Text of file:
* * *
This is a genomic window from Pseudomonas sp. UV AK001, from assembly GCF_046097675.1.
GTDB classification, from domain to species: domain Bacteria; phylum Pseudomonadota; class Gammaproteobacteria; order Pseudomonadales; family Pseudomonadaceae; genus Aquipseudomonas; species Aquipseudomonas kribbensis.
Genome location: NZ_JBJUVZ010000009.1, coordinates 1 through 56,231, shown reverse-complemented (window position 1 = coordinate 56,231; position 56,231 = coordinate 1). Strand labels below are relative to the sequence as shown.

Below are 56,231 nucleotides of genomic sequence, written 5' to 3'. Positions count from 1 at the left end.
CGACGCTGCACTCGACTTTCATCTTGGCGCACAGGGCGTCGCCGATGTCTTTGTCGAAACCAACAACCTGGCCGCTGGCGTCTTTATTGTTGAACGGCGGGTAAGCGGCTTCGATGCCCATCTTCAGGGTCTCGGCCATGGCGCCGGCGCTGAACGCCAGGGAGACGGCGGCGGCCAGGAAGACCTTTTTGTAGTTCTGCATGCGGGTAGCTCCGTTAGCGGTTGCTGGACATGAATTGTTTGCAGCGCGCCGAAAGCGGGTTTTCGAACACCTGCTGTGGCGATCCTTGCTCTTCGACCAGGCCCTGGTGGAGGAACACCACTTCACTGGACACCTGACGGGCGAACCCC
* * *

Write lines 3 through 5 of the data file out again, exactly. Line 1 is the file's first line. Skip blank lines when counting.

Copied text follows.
Genome location: NZ_JBJUVZ010000009.1, coordinates 1 through 56,231, shown reverse-complemented (window position 1 = coordinate 56,231; position 56,231 = coordinate 1). Strand labels below are relative to the sequence as shown.

Below are 56,231 nucleotides of genomic sequence, written 5' to 3'. Positions count from 1 at the left end.
CGACGCTGCACTCGACTTTCATCTTGGCGCACAGGGCGTCGCCGATGTCTTTGTCGAAACCAACAACCTGGCCGCTGGCGTCTTTATTGTTGAACGGCGGGTAAGCGGCTTCGATGCCCATCTTCAGGGTCTCGGCCATGGCGCCGGCGCTGAACGCCAGGGAGACGGCGGCGGCCAGGAAGACCTTTTTGTAGTTCTGCATGCGGGTAGCTCCGTTAGCGGTTGCTGGACATGAATTGTTTGCAGCGCGCCGAAAGCGGGTTTTCGAACACCTGCTGTGGCGATCCTTGCTCTTCGACCAGGCCCTGGTGGAGGAACACCACTTCACTGGACACCTGACGGGCGAACCCC